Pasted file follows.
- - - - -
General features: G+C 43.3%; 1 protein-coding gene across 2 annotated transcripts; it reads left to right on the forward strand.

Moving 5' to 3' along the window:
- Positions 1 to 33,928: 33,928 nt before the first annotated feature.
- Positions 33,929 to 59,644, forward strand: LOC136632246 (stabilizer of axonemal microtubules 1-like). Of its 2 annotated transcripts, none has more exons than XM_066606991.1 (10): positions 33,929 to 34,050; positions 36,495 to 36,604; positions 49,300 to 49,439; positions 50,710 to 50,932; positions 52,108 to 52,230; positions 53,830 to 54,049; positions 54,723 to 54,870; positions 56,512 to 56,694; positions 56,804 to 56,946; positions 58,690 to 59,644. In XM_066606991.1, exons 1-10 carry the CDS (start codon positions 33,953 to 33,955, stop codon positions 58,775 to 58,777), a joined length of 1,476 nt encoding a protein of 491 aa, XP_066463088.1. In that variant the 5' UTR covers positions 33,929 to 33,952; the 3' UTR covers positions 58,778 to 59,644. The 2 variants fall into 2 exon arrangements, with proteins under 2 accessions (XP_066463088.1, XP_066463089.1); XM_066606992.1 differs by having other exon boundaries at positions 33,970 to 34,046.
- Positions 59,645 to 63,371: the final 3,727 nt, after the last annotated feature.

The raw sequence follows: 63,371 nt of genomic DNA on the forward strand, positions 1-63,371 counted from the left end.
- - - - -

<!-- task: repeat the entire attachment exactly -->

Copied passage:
General features: G+C 43.3%; 1 protein-coding gene across 2 annotated transcripts; it reads left to right on the forward strand.

Moving 5' to 3' along the window:
- Positions 1 to 33,928: 33,928 nt before the first annotated feature.
- Positions 33,929 to 59,644, forward strand: LOC136632246 (stabilizer of axonemal microtubules 1-like). Of its 2 annotated transcripts, none has more exons than XM_066606991.1 (10): positions 33,929 to 34,050; positions 36,495 to 36,604; positions 49,300 to 49,439; positions 50,710 to 50,932; positions 52,108 to 52,230; positions 53,830 to 54,049; positions 54,723 to 54,870; positions 56,512 to 56,694; positions 56,804 to 56,946; positions 58,690 to 59,644. In XM_066606991.1, exons 1-10 carry the CDS (start codon positions 33,953 to 33,955, stop codon positions 58,775 to 58,777), a joined length of 1,476 nt encoding a protein of 491 aa, XP_066463088.1. In that variant the 5' UTR covers positions 33,929 to 33,952; the 3' UTR covers positions 58,778 to 59,644. The 2 variants fall into 2 exon arrangements, with proteins under 2 accessions (XP_066463088.1, XP_066463089.1); XM_066606992.1 differs by having other exon boundaries at positions 33,970 to 34,046.
- Positions 59,645 to 63,371: the final 3,727 nt, after the last annotated feature.

The raw sequence follows: 63,371 nt of genomic DNA on the forward strand, positions 1-63,371 counted from the left end.